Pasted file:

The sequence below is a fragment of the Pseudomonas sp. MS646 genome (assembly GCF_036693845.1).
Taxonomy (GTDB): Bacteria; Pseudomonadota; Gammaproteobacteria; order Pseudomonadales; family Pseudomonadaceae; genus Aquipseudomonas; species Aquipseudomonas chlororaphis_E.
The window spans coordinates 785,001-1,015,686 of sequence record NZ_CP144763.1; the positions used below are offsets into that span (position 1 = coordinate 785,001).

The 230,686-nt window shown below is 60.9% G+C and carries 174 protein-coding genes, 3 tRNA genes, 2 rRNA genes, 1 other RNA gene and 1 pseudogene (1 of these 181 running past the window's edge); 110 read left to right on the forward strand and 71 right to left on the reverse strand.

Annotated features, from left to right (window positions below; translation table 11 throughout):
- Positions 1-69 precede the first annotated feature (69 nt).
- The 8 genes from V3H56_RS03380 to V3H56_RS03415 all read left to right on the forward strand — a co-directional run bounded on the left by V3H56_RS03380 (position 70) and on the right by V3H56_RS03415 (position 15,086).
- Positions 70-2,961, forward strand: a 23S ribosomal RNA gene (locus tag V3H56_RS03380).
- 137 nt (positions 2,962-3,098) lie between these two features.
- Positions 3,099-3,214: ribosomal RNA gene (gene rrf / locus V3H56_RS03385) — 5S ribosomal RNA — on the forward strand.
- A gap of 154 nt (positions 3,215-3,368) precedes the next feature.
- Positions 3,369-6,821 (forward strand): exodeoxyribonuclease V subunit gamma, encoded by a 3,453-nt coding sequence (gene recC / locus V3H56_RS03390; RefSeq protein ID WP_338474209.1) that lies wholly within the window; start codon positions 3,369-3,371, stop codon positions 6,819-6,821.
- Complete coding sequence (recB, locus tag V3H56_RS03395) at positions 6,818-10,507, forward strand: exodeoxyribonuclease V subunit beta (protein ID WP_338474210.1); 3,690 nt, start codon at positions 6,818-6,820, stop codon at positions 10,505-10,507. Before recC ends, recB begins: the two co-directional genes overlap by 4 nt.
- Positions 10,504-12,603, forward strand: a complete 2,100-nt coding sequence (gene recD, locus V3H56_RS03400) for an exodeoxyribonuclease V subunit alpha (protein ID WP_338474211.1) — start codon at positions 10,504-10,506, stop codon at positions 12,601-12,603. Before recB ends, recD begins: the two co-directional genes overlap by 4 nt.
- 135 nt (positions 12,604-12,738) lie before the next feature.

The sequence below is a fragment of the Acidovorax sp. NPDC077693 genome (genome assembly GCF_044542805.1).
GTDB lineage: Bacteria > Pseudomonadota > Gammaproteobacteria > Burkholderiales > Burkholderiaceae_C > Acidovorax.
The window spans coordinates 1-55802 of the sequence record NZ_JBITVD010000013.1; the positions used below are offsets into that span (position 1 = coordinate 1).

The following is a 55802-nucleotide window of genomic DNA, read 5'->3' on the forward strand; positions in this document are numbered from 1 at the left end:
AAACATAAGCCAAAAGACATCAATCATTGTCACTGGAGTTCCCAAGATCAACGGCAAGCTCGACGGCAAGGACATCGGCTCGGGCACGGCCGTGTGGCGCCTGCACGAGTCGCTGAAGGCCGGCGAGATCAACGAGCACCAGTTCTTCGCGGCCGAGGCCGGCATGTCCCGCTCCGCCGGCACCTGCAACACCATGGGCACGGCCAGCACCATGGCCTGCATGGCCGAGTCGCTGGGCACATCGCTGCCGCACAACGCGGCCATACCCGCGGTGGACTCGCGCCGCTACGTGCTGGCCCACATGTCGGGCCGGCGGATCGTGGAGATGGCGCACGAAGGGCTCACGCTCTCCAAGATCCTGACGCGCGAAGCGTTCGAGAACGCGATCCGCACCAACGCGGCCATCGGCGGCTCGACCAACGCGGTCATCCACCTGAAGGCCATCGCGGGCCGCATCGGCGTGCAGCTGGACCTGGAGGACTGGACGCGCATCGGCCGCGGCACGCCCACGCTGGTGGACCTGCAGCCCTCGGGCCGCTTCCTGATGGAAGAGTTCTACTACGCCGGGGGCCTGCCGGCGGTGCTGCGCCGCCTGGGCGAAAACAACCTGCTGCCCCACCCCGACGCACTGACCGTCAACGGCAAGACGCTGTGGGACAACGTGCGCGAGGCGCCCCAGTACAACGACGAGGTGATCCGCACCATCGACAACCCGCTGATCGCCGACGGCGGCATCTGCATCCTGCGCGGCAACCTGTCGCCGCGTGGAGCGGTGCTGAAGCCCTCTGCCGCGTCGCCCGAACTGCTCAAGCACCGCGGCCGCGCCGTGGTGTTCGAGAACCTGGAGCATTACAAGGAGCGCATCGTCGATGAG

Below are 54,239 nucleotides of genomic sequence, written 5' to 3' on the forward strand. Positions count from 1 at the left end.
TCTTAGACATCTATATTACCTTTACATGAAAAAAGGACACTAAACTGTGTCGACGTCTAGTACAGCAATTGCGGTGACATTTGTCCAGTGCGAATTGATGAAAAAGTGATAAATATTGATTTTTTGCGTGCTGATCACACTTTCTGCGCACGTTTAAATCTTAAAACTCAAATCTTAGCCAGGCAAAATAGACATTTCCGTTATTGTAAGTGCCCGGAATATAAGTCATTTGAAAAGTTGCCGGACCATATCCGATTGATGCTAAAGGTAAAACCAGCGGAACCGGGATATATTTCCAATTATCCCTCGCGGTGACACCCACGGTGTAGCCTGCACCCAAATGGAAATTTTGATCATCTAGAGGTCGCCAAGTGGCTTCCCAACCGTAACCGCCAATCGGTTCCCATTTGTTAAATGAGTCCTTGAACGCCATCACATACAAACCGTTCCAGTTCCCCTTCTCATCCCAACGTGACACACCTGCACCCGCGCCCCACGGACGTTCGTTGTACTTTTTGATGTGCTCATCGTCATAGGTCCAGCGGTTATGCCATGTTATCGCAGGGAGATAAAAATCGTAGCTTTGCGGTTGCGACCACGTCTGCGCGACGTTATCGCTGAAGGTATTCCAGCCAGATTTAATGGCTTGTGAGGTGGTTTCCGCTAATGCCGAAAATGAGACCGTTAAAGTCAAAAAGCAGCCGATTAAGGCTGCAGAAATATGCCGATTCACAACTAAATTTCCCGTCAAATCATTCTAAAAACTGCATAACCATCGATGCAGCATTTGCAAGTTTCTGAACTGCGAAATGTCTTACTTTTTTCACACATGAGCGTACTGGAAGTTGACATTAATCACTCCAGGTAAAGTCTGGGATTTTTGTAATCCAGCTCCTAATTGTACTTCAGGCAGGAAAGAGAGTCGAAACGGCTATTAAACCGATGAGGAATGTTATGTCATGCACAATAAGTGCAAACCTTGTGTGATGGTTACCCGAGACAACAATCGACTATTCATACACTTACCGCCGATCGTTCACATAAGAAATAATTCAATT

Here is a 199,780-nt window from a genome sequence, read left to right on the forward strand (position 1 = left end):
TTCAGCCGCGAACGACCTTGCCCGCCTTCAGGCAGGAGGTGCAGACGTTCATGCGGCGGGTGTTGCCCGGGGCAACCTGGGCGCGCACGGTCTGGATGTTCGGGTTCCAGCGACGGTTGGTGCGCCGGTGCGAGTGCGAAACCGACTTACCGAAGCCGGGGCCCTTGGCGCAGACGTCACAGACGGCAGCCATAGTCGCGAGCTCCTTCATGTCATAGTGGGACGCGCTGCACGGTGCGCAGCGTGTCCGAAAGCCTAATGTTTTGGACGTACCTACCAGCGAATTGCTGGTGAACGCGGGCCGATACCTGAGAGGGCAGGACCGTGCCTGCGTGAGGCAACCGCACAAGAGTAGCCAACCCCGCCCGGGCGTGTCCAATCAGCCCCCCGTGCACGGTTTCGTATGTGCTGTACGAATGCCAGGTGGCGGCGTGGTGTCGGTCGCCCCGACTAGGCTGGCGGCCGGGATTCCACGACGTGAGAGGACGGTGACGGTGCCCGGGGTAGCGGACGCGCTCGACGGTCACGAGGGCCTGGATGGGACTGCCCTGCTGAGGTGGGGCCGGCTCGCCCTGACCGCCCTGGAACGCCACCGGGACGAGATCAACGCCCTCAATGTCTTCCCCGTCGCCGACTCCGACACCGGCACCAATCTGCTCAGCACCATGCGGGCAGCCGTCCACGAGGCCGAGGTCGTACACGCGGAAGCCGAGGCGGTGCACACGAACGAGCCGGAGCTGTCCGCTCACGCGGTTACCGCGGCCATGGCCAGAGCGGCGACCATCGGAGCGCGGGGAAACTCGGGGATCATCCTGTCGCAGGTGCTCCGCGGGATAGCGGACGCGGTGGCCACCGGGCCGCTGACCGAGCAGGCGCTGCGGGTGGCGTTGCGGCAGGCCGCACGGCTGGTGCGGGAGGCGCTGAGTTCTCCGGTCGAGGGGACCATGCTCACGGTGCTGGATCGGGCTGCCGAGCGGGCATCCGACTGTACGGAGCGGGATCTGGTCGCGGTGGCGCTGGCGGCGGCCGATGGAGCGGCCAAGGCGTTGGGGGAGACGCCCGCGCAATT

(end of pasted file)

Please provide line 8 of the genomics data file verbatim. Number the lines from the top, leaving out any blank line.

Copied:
- Positions 70-2,961, forward strand: a 23S ribosomal RNA gene (locus tag V3H56_RS03380).